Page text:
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The Doctor's Consultation 

Agony Column

Camera Class by Snapshot

Dr Byte's Computer Conundrums

Life in the Laugh Lane

The Doctor's Consultation: The Tooth Fairy does have a magic wand!

by Dr. Iain Corness

Stem cells seem to be the current buzzwords. Stem cells are immature ‘growth’ cells that can produce new organs for us, well that’s the hope (or the hype) anyway.

Stem cell research has also been controversial, as it has been reported that scientists were harvesting stem cells from the unborn foetus. Naturally this brought howls of indignation, and condemnation from some areas, and not without reason, I should also add.

However, the stem cell concept has been gathering momentum. Here was a scientific solution to aging. As all our organs wore out, we could replace them with new ones grown from stem cells. Well, that was the picture in everyone’s minds. This really was the hope of the future!

Unfortunately, it requires dangling such carrots before the world, if the researchers are to get sufficient funding to be able to continue. And yes, I know that’s a fairly cynical view, but after many years in medicine I have a fairly cynical experience of what happens in the course of the quest for scientific knowledge.

One such carrot has been the ‘news’ that teeth are living organs, and as such, stem cells could be used to grow new ones for us. Being a person with a morbid fear of dentists (quite irrational, I admit, as my dentist, Dr. Tapasit, is a wonderful chap who must despair at my phobia) but here was science offering me new real teeth, rather than plastic ones on spikes, with bridges and metalwork! I was interested!

Earlier this year it was reported that scientists at King’s College London had been awarded around $850,000 to help them develop human teeth from stem cells. The scientists had been experimenting on mice, and had apparently managed to grow new mouse teeth, putting rodent dentists out of business. Not only were they good at the scientific side, but they had good business advisors as well and set up a company called Odontis to spend the $850,000 wisely.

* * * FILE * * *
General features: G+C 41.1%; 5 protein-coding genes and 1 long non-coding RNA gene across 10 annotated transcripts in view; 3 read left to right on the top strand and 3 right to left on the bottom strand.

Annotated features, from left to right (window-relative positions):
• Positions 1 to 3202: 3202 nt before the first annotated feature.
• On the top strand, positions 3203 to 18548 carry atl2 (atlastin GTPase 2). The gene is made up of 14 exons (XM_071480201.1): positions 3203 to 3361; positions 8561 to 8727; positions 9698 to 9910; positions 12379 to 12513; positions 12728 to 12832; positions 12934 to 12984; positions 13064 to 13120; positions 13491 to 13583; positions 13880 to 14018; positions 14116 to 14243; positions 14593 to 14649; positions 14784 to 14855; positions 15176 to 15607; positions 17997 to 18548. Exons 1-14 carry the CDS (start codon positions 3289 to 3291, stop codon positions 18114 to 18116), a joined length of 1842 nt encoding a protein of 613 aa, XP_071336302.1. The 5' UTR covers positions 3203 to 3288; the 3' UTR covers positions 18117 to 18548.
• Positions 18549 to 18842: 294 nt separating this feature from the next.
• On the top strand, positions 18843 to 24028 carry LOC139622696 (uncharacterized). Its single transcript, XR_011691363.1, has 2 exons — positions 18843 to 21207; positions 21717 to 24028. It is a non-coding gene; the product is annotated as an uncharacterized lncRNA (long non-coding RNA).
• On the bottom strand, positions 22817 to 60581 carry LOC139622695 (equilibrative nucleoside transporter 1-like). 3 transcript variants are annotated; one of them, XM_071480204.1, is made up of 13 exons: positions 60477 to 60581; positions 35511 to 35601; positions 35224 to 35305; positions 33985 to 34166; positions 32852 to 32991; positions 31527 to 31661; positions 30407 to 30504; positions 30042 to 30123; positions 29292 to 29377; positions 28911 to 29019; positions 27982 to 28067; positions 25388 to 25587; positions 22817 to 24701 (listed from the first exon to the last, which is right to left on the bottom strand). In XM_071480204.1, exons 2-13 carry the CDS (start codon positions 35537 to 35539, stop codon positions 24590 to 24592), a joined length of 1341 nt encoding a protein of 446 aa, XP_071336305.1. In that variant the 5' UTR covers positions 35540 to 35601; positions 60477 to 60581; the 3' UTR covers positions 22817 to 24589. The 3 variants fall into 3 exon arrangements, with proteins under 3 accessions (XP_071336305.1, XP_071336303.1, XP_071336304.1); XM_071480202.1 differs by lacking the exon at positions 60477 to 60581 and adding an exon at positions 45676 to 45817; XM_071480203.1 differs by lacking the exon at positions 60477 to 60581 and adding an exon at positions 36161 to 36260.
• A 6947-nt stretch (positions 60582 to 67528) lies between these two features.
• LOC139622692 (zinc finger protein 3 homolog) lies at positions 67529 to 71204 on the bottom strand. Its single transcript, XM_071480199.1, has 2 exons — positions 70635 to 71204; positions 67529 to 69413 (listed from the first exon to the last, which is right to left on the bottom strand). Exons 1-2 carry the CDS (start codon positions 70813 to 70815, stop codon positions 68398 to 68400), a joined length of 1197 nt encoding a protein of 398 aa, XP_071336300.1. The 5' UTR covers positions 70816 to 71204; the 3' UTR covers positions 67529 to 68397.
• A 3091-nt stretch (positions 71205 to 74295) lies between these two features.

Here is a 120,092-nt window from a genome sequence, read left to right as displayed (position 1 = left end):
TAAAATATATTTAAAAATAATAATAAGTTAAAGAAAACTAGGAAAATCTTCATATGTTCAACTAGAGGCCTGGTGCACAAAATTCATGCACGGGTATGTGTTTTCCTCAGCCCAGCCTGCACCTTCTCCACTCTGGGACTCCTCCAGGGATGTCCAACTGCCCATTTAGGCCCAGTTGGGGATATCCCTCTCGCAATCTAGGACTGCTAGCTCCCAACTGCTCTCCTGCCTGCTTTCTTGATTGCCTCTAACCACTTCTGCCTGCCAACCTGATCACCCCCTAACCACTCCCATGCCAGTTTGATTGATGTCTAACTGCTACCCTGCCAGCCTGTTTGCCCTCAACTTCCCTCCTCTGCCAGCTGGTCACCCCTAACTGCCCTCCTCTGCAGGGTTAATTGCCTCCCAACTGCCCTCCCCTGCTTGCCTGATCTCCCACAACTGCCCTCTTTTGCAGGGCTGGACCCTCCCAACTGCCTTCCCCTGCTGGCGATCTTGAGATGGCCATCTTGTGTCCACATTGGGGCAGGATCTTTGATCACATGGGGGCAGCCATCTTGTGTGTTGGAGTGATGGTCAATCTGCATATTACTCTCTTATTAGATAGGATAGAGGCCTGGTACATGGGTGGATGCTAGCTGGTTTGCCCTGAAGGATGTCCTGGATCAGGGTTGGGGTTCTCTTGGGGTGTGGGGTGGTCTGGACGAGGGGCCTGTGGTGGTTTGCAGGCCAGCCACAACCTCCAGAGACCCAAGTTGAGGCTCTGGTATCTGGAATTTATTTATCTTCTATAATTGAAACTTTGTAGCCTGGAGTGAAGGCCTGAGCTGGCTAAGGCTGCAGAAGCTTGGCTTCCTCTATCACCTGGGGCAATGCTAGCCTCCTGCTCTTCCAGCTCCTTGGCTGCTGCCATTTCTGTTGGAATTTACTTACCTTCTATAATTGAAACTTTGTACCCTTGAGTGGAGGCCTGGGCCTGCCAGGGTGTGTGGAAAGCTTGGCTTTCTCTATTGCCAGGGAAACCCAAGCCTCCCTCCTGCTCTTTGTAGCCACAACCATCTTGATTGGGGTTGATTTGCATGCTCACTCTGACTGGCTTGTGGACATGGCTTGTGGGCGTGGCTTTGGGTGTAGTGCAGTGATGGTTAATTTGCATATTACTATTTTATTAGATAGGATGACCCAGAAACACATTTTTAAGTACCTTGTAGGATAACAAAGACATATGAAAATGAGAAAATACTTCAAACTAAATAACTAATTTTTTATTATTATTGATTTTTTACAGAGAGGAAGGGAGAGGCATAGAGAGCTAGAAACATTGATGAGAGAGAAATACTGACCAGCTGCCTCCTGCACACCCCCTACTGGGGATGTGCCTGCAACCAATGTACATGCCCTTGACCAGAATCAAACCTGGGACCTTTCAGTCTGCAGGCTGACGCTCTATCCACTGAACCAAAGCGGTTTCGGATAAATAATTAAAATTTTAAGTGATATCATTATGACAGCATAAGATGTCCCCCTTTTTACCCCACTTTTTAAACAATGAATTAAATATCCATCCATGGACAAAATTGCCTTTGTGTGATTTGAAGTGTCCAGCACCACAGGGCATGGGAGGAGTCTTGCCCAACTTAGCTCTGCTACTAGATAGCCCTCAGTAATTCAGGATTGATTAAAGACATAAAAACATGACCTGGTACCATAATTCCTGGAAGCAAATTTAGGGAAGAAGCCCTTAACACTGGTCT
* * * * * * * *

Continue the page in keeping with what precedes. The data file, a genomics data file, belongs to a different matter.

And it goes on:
The Odontis concept is to program the undifferentiated stem cells into being teeth, and then transplanting the new living teeth into the spaces in your gums where teeth used to be.

Professor Paul Sharpe is the genetic research scientist behind the technique and head of division of Craniofacial Biology and Biomaterials at the Dental Institute at King’s College.

He said, “A key advantage of our technology is that a living tooth can preserve the health of the surrounding tissues much better than artificial prosthesis.”

These new living teeth, grown just for you, would cost around $2000, about the price of synthetic implants, but he felt it was five years away at this stage.

Research down-under has been ongoing as well, at the Hanson Institute, the research arm of the Royal Adelaide Hospital. The director of the Institute, Professor Howard Morris, came forward in November 2004 to counter much of the negative feelings towards stem cells, saying that they can isolate the stem cells from either baby teeth, or adult teeth.

According to their work, our own stem cells exist inside the teeth, and this could one day lead to teeth being regrown or repaired. Stem cell biologist Stan Gronthos told a symposium on stem cell research that the goal is to store harvested dental stem cells in liquid nitrogen, ready for use to repair damaged or diseased teeth. But he says there is a lot of work still to be done.

So is Stan Gronthos the Tooth Fairy? Perhaps not yet, but this is one area of research that many of us would like to get our teeth into!

Agony Column

Dear Hillers,
Just a quickie to thank you for all the belly laughs I have had reading your column. I have just finished a seven week holiday in Thailand, golf great, food better, weather ok and the Beach road well !!!!!!!
My tips for making Pattaya a little more user friendly.

1. Take all the horns off the Baht Buses.

2. No one should be allowed to open a restaurant until he or she knows that white wine should be kept and served chilled.

3. Notice to all bar owners, every 30 minutes they should conduct a poll of the ages of the punters at the bar, upon finding an average age play the appropriate music. It seems the 18 year old girls choose the loudest bang bang disco stuff and inflict it on the delicate 50 odd year old ears of their prospective clients.

4. Urgent, by law, the planners should immediately cap the amount of tailors opening shops or just call the place the New Saville Row.

5. Bar owners go to the expense of cable TV Sky Sports and then P off the guys by not turning the sound up for the commentary, go figger!

Having said all that I will be back. Thank you again dearest.

Dear GT,